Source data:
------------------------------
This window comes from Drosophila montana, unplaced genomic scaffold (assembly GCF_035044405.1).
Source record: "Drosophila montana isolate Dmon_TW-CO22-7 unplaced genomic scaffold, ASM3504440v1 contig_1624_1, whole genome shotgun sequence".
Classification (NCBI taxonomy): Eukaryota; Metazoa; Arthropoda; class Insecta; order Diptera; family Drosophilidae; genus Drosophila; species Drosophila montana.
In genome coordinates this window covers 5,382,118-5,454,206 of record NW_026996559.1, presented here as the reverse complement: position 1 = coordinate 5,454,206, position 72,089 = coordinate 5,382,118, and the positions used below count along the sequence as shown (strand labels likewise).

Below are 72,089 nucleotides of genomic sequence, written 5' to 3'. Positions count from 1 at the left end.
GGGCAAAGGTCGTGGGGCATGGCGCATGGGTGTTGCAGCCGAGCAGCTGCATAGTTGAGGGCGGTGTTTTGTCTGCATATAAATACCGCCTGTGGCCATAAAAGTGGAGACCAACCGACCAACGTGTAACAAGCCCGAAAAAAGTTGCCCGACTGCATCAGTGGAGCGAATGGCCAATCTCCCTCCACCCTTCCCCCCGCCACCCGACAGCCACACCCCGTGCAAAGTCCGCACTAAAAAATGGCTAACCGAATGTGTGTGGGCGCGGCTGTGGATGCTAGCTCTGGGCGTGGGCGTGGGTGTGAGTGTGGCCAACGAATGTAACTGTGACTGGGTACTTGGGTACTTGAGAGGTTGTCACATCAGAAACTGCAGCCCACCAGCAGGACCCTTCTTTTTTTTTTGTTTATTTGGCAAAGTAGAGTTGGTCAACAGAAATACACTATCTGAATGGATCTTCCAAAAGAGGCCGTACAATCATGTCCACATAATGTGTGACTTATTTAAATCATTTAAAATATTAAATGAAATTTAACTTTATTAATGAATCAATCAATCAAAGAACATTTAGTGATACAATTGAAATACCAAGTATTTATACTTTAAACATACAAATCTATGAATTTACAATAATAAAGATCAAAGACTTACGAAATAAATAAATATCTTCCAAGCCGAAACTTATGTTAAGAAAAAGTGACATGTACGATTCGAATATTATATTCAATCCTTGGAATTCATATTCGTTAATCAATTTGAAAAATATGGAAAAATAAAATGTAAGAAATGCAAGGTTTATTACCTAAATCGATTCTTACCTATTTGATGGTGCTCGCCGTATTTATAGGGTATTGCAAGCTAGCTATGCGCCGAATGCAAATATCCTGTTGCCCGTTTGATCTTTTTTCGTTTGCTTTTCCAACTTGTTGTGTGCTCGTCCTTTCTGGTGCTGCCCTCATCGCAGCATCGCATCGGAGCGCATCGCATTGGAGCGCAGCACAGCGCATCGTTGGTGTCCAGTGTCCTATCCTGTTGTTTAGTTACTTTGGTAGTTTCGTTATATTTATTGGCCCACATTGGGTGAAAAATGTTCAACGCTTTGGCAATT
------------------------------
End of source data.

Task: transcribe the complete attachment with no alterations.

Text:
This window comes from Drosophila montana, unplaced genomic scaffold (assembly GCF_035044405.1).
Source record: "Drosophila montana isolate Dmon_TW-CO22-7 unplaced genomic scaffold, ASM3504440v1 contig_1624_1, whole genome shotgun sequence".
Classification (NCBI taxonomy): Eukaryota; Metazoa; Arthropoda; class Insecta; order Diptera; family Drosophilidae; genus Drosophila; species Drosophila montana.
In genome coordinates this window covers 5,382,118-5,454,206 of record NW_026996559.1, presented here as the reverse complement: position 1 = coordinate 5,454,206, position 72,089 = coordinate 5,382,118, and the positions used below count along the sequence as shown (strand labels likewise).

Below are 72,089 nucleotides of genomic sequence, written 5' to 3'. Positions count from 1 at the left end.
GGGCAAAGGTCGTGGGGCATGGCGCATGGGTGTTGCAGCCGAGCAGCTGCATAGTTGAGGGCGGTGTTTTGTCTGCATATAAATACCGCCTGTGGCCATAAAAGTGGAGACCAACCGACCAACGTGTAACAAGCCCGAAAAAAGTTGCCCGACTGCATCAGTGGAGCGAATGGCCAATCTCCCTCCACCCTTCCCCCCGCCACCCGACAGCCACACCCCGTGCAAAGTCCGCACTAAAAAATGGCTAACCGAATGTGTGTGGGCGCGGCTGTGGATGCTAGCTCTGGGCGTGGGCGTGGGTGTGAGTGTGGCCAACGAATGTAACTGTGACTGGGTACTTGGGTACTTGAGAGGTTGTCACATCAGAAACTGCAGCCCACCAGCAGGACCCTTCTTTTTTTTTTGTTTATTTGGCAAAGTAGAGTTGGTCAACAGAAATACACTATCTGAATGGATCTTCCAAAAGAGGCCGTACAATCATGTCCACATAATGTGTGACTTATTTAAATCATTTAAAATATTAAATGAAATTTAACTTTATTAATGAATCAATCAATCAAAGAACATTTAGTGATACAATTGAAATACCAAGTATTTATACTTTAAACATACAAATCTATGAATTTACAATAATAAAGATCAAAGACTTACGAAATAAATAAATATCTTCCAAGCCGAAACTTATGTTAAGAAAAAGTGACATGTACGATTCGAATATTATATTCAATCCTTGGAATTCATATTCGTTAATCAATTTGAAAAATATGGAAAAATAAAATGTAAGAAATGCAAGGTTTATTACCTAAATCGATTCTTACCTATTTGATGGTGCTCGCCGTATTTATAGGGTATTGCAAGCTAGCTATGCGCCGAATGCAAATATCCTGTTGCCCGTTTGATCTTTTTTCGTTTGCTTTTCCAACTTGTTGTGTGCTCGTCCTTTCTGGTGCTGCCCTCATCGCAGCATCGCATCGGAGCGCATCGCATTGGAGCGCAGCACAGCGCATCGTTGGTGTCCAGTGTCCTATCCTGTTGTTTAGTTACTTTGGTAGTTTCGTTATATTTATTGGCCCACATTGGGTGAAAAATGTTCAACGCTTTGGCAATT